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Charging our Tesla Model 3 from the BYD T3 ... almost. Photo courtesy of Majella Waterworth.

100% Electric Vehicles

Trying To Find A Charge At An Off-Grid Expo

What do you do when you a have a lot of travelling to do and limited access to power? You ask your mates for a hand. In the Aussie tradition of mate ship, I reached out and was offered a top-up, but it didn’t work.

Tess was attending the Goomeri Off Grid Expo, and to save money I stayed with friends 100 km away. That’s OK, you think — charge up, drive there, drive back, she’s applesit’s only 200 km. Not as simple as that. We were driving in cold weather into the rain at highway speeds, so we arrived at Goomeri with 180 km of range. Okay, you say, sharpening your pencil — if the car uses the same amount of charge getting back, it’s still okay. You will have a buffer of 50 km. However, I was expecting to allow people access to the car, and that uses charge. Being a little range anxious, I sought out a mate.

Paul drives a BYD T3 with vehicle-to-load tech, so we maneuvered the two vehicles close together and linked them up. What a great thing to be able to show the country people. These cars can share power! Sadly, it didn’t work. No top-up from the T3. Tess would not accept the charge. But hang on, we are at an off-grid expo. Surely there are generators.

Geoff from Westinghouse very kindly offered to bring over a generator and charge me up. It would make a great photo op for the trolls, I thought, charging a Tesla from a petrol generator. We got the genny going and plugged in the car. Once again, it did not work. Getting a little frustrated, we sought help from the collective hive mind of the Tesla Owners Club on Facebook.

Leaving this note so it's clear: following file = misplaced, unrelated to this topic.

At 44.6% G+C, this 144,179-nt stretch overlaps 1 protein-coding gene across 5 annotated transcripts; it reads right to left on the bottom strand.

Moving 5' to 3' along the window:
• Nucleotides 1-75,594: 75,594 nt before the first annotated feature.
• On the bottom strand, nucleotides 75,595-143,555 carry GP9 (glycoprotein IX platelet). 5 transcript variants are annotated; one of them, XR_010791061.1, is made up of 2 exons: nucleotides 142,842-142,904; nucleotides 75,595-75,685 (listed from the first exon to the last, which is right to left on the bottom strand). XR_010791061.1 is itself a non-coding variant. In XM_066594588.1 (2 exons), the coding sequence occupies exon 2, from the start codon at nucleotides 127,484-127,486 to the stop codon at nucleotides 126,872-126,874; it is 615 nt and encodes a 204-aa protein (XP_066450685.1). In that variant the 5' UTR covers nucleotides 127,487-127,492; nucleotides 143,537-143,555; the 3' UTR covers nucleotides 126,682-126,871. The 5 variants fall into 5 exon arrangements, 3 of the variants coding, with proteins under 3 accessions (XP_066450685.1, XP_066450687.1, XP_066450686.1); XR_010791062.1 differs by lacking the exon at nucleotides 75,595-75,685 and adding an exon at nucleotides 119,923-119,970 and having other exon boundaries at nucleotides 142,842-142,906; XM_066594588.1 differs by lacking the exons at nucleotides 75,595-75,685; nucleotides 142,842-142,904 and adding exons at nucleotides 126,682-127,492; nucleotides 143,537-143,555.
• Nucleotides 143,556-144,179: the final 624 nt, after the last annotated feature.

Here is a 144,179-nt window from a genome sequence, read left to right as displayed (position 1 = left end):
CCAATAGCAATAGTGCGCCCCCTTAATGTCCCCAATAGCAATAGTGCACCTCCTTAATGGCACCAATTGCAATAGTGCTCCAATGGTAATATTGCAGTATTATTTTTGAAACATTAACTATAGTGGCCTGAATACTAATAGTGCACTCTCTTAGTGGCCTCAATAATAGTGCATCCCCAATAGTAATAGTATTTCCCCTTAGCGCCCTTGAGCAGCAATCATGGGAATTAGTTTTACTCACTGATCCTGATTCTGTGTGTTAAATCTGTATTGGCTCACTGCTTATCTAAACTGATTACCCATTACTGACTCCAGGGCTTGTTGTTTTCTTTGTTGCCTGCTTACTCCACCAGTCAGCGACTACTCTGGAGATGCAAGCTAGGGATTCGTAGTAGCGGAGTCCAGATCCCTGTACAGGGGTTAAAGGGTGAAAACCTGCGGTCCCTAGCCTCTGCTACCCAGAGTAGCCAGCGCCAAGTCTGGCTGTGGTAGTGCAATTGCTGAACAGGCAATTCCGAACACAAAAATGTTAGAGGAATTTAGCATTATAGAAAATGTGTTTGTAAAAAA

Charging the Tesla from a petrol generator. Photo courtesy Majella Waterworth.

Later that day, the answer came back: the generator has to be earthed! I shared this information with Geoff and he said no problem, easy fix. Except that he didn’t have the tools and parts with him. So, no top-up from the Westinghouse generator. We had a backup backup plan — one of locals said we could charge from their house on a 10-amp socket — but that would have meant spending the evening in Goomeri and driving back in the dark.

Wet and soggy day at Goomeri. Photo courtesy Majella Waterworth.

The story has a happy ending. Tess is not still sitting in the mud at the Goomeri campground. Due to the inclement weather, we kept the car closed and so used no energy during the day. Taking it steady, we arrived home with a small buffer and Tess had a good feed from a 15-amp socket at my friend’s home while we relaxed with beers.

 
Written By

David Waterworth is a retired teacher who divides his time between looking after his grandchildren and trying to make sure they have a planet to live on. He owns 50 shares of Tesla [NASDAQ:TSLA].

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